The Journal - a proposed syslog replacement
Posted Nov 21, 2011 14:28 UTC (Mon) by nix
In reply to: The Journal - a proposed syslog replacement
Parent article: The Journal - a proposed syslog replacement
It's the most recent entry the confirms the ones before it.
That's pretty much useless. Given that POSIX doesn't provide an API for inserting text in the middle of files, someone buggering the logs has to read() and re-write() all the data from the buggered point onwards (and is more likely to just copy-and-rewrite the whole file, for simplicity: it's not like the log buggerer is likely to care much about performance). At best you'll get a read() of the end of the log followed by a truncate() and re-write().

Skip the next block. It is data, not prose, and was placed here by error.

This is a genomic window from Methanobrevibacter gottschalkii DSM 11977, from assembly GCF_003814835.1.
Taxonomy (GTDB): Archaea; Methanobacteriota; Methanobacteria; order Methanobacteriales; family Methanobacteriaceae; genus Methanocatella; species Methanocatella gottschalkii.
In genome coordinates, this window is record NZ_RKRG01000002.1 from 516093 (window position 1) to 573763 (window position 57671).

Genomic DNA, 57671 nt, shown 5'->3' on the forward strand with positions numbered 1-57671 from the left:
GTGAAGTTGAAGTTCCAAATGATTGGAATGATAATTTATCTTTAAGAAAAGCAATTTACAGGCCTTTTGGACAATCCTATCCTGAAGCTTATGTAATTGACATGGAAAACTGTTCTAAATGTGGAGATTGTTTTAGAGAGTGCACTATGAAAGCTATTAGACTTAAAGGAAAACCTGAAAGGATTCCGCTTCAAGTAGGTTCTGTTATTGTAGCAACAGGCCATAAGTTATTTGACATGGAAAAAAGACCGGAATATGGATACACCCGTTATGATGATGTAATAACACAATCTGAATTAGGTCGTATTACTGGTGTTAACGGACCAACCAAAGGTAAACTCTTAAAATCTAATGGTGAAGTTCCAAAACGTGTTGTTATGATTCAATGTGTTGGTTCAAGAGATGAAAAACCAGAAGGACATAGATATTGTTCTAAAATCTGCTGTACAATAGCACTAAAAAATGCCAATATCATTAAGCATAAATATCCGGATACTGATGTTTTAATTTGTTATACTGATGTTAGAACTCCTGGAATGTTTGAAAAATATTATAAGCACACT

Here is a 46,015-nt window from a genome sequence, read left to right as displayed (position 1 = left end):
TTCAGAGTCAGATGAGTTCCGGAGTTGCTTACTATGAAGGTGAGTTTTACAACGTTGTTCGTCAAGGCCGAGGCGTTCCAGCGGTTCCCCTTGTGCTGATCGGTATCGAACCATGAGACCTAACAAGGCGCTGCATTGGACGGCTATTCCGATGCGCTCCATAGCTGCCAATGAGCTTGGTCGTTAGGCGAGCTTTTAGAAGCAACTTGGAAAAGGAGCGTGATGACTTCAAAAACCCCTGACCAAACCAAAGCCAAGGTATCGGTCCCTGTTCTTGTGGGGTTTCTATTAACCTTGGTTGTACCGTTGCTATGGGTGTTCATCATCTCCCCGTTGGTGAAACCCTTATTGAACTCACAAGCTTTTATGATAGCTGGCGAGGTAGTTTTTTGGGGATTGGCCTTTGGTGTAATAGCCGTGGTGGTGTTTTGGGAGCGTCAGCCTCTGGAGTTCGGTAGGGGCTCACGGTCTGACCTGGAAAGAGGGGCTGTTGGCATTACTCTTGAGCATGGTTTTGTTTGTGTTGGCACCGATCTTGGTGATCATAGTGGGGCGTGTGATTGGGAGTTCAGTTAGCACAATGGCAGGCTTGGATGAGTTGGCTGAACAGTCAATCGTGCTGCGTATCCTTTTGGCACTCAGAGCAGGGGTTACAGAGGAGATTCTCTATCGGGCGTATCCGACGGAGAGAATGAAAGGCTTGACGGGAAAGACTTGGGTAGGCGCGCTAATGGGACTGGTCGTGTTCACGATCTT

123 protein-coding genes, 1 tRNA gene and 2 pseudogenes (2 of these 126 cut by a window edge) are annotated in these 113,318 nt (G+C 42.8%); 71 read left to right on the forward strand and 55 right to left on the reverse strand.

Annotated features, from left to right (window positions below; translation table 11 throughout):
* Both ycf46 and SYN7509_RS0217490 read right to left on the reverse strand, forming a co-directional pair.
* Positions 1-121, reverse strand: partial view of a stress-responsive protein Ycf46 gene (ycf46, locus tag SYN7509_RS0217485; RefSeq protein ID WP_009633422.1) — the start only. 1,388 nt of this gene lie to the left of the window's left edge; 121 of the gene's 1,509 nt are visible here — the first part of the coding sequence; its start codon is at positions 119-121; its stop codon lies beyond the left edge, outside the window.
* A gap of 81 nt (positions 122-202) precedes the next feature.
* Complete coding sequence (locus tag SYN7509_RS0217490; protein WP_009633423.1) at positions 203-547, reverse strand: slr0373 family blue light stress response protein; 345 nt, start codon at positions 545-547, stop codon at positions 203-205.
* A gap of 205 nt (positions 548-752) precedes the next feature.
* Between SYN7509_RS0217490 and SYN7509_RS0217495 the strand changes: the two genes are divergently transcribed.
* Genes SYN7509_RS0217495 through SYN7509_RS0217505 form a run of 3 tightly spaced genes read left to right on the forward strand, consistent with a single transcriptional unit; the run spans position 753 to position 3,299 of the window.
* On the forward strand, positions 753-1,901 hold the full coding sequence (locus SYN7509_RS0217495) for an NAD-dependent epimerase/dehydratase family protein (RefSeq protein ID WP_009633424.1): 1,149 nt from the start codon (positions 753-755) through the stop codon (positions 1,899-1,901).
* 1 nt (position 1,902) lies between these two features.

But if you do that, you're rewriting the end of the log anyway, so you can update all the hashes at the same time. The only way this will ever be secure is if the hashes are stored separately from the logs, streamed immediately over the network and stored on a non-connected box running a daemon which can answer the question 'what is the hash of message N' and 'what is the hash of the message immediately preceding message N'.
But there is no sign of such a scheme in journald: its design appears to militate against it much more than a straight-text logfile does, since you can rely on offsets in the latter remaining unchanged (so that an external file can point into them).
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